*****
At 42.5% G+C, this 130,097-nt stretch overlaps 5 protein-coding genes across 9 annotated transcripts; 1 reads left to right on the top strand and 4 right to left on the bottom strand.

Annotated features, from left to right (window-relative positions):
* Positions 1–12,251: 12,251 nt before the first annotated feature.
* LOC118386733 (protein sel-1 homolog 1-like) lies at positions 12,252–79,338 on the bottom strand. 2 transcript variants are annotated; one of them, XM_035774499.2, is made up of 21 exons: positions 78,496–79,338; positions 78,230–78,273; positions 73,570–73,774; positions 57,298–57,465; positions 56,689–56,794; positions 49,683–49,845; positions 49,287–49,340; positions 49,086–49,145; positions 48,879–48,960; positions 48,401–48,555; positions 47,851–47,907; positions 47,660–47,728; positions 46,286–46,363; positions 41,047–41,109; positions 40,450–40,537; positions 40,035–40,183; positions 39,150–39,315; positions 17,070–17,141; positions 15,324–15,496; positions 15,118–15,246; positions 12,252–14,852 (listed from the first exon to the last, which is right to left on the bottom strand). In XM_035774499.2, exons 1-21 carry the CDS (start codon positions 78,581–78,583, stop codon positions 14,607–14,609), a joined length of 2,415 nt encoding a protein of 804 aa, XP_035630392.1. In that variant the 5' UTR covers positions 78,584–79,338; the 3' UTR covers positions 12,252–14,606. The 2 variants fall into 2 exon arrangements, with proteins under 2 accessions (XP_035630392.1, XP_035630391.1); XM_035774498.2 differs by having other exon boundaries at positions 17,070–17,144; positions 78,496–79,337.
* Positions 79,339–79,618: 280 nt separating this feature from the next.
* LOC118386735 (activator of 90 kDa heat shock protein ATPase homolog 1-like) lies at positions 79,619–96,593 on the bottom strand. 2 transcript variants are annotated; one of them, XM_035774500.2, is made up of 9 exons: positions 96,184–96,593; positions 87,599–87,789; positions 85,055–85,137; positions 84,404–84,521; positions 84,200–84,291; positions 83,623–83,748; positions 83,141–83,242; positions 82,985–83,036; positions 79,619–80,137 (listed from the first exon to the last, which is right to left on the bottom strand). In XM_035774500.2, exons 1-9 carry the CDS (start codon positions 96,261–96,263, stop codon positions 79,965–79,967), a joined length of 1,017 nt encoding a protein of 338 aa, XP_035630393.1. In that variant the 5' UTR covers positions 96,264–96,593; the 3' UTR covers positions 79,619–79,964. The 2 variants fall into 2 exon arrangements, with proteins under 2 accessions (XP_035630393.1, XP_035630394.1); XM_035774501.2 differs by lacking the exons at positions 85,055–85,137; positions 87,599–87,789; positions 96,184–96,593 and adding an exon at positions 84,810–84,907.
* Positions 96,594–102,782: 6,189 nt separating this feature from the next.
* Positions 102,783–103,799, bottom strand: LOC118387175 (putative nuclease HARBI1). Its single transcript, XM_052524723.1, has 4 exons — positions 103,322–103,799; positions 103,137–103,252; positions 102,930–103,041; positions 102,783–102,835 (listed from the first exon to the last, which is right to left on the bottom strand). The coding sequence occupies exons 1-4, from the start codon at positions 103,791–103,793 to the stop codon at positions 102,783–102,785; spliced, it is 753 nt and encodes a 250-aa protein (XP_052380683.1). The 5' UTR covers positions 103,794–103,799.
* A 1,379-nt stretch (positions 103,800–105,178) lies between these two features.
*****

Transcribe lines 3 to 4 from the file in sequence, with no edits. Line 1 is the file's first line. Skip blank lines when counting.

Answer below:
* Positions 1–12,251: 12,251 nt before the first annotated feature.
* LOC118386733 (protein sel-1 homolog 1-like) lies at positions 12,252–79,338 on the bottom strand. 2 transcript variants are annotated; one of them, XM_035774499.2, is made up of 21 exons: positions 78,496–79,338; positions 78,230–78,273; positions 73,570–73,774; positions 57,298–57,465; positions 56,689–56,794; positions 49,683–49,845; positions 49,287–49,340; positions 49,086–49,145; positions 48,879–48,960; positions 48,401–48,555; positions 47,851–47,907; positions 47,660–47,728; positions 46,286–46,363; positions 41,047–41,109; positions 40,450–40,537; positions 40,035–40,183; positions 39,150–39,315; positions 17,070–17,141; positions 15,324–15,496; positions 15,118–15,246; positions 12,252–14,852 (listed from the first exon to the last, which is right to left on the bottom strand). In XM_035774499.2, exons 1-21 carry the CDS (start codon positions 78,581–78,583, stop codon positions 14,607–14,609), a joined length of 2,415 nt encoding a protein of 804 aa, XP_035630392.1. In that variant the 5' UTR covers positions 78,584–79,338; the 3' UTR covers positions 12,252–14,606. The 2 variants fall into 2 exon arrangements, with proteins under 2 accessions (XP_035630392.1, XP_035630391.1); XM_035774498.2 differs by having other exon boundaries at positions 17,070–17,144; positions 78,496–79,337.